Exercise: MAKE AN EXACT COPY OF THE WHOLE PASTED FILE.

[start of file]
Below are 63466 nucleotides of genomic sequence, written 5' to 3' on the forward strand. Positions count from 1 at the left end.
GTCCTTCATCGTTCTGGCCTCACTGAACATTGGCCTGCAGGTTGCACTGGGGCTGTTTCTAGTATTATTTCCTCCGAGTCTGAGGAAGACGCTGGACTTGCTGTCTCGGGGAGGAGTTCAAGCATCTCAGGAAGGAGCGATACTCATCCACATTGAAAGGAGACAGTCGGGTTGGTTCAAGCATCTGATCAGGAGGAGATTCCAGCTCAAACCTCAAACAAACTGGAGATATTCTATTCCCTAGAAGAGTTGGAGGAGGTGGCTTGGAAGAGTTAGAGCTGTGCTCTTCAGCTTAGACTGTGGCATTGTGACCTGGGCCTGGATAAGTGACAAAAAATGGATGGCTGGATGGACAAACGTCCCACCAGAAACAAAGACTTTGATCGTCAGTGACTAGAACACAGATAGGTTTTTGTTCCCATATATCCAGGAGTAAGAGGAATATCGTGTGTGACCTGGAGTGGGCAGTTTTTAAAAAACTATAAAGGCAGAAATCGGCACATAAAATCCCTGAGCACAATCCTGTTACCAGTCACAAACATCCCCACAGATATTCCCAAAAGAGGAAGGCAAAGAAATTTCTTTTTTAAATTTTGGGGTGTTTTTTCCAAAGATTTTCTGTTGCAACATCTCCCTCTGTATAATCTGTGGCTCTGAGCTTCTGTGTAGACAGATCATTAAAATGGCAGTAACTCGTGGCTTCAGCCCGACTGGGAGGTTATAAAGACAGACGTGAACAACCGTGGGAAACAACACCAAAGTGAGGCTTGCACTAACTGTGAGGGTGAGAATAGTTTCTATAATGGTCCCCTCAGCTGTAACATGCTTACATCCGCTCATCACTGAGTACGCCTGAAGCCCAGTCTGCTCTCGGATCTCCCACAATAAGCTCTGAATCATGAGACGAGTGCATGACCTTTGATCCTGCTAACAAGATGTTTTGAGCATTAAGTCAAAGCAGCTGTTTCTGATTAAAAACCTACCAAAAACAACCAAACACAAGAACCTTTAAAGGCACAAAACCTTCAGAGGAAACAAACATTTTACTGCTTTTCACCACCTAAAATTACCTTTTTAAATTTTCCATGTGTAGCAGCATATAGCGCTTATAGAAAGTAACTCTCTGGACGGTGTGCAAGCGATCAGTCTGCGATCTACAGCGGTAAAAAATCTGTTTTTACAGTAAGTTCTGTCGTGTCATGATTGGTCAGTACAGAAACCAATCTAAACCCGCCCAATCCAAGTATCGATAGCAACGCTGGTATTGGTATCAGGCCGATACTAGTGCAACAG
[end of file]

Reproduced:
Below are 63466 nucleotides of genomic sequence, written 5' to 3' on the forward strand. Positions count from 1 at the left end.
GTCCTTCATCGTTCTGGCCTCACTGAACATTGGCCTGCAGGTTGCACTGGGGCTGTTTCTAGTATTATTTCCTCCGAGTCTGAGGAAGACGCTGGACTTGCTGTCTCGGGGAGGAGTTCAAGCATCTCAGGAAGGAGCGATACTCATCCACATTGAAAGGAGACAGTCGGGTTGGTTCAAGCATCTGATCAGGAGGAGATTCCAGCTCAAACCTCAAACAAACTGGAGATATTCTATTCCCTAGAAGAGTTGGAGGAGGTGGCTTGGAAGAGTTAGAGCTGTGCTCTTCAGCTTAGACTGTGGCATTGTGACCTGGGCCTGGATAAGTGACAAAAAATGGATGGCTGGATGGACAAACGTCCCACCAGAAACAAAGACTTTGATCGTCAGTGACTAGAACACAGATAGGTTTTTGTTCCCATATATCCAGGAGTAAGAGGAATATCGTGTGTGACCTGGAGTGGGCAGTTTTTAAAAAACTATAAAGGCAGAAATCGGCACATAAAATCCCTGAGCACAATCCTGTTACCAGTCACAAACATCCCCACAGATATTCCCAAAAGAGGAAGGCAAAGAAATTTCTTTTTTAAATTTTGGGGTGTTTTTTCCAAAGATTTTCTGTTGCAACATCTCCCTCTGTATAATCTGTGGCTCTGAGCTTCTGTGTAGACAGATCATTAAAATGGCAGTAACTCGTGGCTTCAGCCCGACTGGGAGGTTATAAAGACAGACGTGAACAACCGTGGGAAACAACACCAAAGTGAGGCTTGCACTAACTGTGAGGGTGAGAATAGTTTCTATAATGGTCCCCTCAGCTGTAACATGCTTACATCCGCTCATCACTGAGTACGCCTGAAGCCCAGTCTGCTCTCGGATCTCCCACAATAAGCTCTGAATCATGAGACGAGTGCATGACCTTTGATCCTGCTAACAAGATGTTTTGAGCATTAAGTCAAAGCAGCTGTTTCTGATTAAAAACCTACCAAAAACAACCAAACACAAGAACCTTTAAAGGCACAAAACCTTCAGAGGAAACAAACATTTTACTGCTTTTCACCACCTAAAATTACCTTTTTAAATTTTCCATGTGTAGCAGCATATAGCGCTTATAGAAAGTAACTCTCTGGACGGTGTGCAAGCGATCAGTCTGCGATCTACAGCGGTAAAAAATCTGTTTTTACAGTAAGTTCTGTCGTGTCATGATTGGTCAGTACAGAAACCAATCTAAACCCGCCCAATCCAAGTATCGATAGCAACGCTGGTATTGGTATCAGGCCGATACTAGTGCAACAG